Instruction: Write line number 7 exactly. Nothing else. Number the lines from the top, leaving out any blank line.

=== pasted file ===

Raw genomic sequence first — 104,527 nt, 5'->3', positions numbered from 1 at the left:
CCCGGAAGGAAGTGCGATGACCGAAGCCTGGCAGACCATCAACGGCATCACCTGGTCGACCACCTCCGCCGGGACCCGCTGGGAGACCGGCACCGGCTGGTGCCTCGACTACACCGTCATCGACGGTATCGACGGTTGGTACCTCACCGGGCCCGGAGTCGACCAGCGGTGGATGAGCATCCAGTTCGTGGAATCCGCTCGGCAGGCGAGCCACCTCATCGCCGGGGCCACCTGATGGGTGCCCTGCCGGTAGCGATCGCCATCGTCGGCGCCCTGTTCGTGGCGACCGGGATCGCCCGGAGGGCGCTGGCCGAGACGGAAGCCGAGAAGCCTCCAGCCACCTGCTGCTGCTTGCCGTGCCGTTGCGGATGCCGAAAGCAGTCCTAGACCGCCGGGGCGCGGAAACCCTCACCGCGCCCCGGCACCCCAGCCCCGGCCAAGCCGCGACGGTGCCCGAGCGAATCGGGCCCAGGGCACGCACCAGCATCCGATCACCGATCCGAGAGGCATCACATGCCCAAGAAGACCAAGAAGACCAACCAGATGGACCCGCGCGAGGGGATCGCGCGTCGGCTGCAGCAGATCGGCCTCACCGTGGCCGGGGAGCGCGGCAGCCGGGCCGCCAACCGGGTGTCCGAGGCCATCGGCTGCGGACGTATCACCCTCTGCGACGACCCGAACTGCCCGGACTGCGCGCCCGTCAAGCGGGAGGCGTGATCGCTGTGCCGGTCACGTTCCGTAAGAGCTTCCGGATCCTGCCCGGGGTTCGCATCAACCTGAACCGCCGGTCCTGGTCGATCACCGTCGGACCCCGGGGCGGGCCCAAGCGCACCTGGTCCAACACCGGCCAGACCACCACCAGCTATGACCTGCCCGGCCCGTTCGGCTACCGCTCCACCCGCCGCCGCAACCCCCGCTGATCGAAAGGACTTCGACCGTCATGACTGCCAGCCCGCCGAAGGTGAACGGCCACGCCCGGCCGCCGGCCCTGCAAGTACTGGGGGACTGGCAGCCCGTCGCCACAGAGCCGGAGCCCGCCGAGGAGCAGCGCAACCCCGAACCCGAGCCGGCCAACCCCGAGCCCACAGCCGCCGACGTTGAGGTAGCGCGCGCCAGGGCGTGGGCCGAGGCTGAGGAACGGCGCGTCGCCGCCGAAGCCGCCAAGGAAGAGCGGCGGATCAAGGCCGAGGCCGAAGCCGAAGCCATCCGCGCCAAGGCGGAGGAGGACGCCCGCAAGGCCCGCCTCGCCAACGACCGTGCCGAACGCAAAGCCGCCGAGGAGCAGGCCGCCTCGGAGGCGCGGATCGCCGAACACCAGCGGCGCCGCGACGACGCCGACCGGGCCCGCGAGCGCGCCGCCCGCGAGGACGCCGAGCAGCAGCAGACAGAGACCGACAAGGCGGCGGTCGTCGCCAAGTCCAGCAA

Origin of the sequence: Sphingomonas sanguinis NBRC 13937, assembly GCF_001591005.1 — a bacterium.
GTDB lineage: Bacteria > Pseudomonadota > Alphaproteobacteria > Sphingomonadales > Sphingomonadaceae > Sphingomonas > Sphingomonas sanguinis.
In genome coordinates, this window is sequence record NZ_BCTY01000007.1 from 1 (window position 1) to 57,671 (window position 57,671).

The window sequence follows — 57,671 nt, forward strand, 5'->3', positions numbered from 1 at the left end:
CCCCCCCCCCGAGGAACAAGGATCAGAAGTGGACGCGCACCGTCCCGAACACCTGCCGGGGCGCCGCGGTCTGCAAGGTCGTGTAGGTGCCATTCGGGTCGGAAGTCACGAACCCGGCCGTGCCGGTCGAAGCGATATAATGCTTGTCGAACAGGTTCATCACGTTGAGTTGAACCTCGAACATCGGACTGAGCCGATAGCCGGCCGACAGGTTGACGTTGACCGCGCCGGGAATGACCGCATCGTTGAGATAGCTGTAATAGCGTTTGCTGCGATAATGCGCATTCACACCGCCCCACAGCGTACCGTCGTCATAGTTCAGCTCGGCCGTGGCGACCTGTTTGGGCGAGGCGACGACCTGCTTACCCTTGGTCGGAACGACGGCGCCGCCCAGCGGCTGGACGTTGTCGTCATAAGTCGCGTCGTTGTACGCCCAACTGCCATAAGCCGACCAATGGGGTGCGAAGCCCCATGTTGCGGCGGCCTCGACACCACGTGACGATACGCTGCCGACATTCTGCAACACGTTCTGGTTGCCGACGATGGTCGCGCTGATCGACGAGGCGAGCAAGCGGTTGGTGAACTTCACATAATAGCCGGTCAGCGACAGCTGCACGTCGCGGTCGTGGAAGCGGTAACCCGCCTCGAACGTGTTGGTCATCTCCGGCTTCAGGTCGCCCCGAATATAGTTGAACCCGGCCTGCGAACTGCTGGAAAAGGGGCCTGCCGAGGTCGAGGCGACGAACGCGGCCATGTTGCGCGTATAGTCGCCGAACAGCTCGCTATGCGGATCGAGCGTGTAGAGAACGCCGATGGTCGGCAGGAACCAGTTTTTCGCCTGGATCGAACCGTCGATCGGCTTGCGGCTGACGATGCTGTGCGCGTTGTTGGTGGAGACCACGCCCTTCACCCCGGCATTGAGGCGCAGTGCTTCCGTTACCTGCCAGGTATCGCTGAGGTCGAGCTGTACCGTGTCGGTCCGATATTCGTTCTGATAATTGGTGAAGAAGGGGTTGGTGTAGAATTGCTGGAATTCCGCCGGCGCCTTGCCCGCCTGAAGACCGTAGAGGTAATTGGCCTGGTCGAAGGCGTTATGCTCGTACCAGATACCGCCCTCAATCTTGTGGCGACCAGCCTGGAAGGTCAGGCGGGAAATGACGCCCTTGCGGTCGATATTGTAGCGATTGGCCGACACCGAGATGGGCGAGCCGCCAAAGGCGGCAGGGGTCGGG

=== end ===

CCCCCCCCCCGAGGAACAAGGATCAGAAGTGGACGCGCACCGTCCCGAACACCTGCCGGGGCGCCGCGGTCTGCAAGGTCGTGTAGGTGCCATTCGGGTCGGAAGTCACGAACCCGGCCGTGCCGGTCGAAGCGATATAATGCTTGTCGAACAGGTTCATCACGTTGAGTTGAACCTCGAACATCGGACTGAGCCGATAGCCGGCCGACAGGTTGACGTTGACCGCGCCGGGAATGACCGCATCGTTGAGATAGCTGTAATAGCGTTTGCTGCGATAATGCGCATTCACACCGCCCCACAGCGTACCGTCGTCATAGTTCAGCTCGGCCGTGGCGACCTGTTTGGGCGAGGCGACGACCTGCTTACCCTTGGTCGGAACGACGGCGCCGCCCAGCGGCTGGACGTTGTCGTCATAAGTCGCGTCGTTGTACGCCCAACTGCCATAAGCCGACCAATGGGGTGCGAAGCCCCATGTTGCGGCGGCCTCGACACCACGTGACGATACGCTGCCGACATTCTGCAACACGTTCTGGTTGCCGACGATGGTCGCGCTGATCGACGAGGCGAGCAAGCGGTTGGTGAACTTCACATAATAGCCGGTCAGCGACAGCTGCACGTCGCGGTCGTGGAAGCGGTAACCCGCCTCGAACGTGTTGGTCATCTCCGGCTTCAGGTCGCCCCGAATATAGTTGAACCCGGCCTGCGAACTGCTGGAAAAGGGGCCTGCCGAGGTCGAGGCGACGAACGCGGCCATGTTGCGCGTATAGTCGCCGAACAGCTCGCTATGCGGATCGAGCGTGTAGAGAACGCCGATGGTCGGCAGGAACCAGTTTTTCGCCTGGATCGAACCGTCGATCGGCTTGCGGCTGACGATGCTGTGCGCGTTGTTGGTGGAGACCACGCCCTTCACCCCGGCATTGAGGCGCAGTGCTTCCGTTACCTGCCAGGTATCGCTGAGGTCGAGCTGTACCGTGTCGGTCCGATATTCGTTCTGATAATTGGTGAAGAAGGGGTTGGTGTAGAATTGCTGGAATTCCGCCGGCGCCTTGCCCGCCTGAAGACCGTAGAGGTAATTGGCCTGGTCGAAGGCGTTATGCTCGTACCAGATACCGCCCTCAATCTTGTGGCGACCAGCCTGGAAGGTCAGGCGGGAAATGACGCCCTTGCGGTCGATATTGTAGCGATTGGCCGACACCGAGATGGGCGAGCCGCCAAAGGCGGCAGGGGTCGGG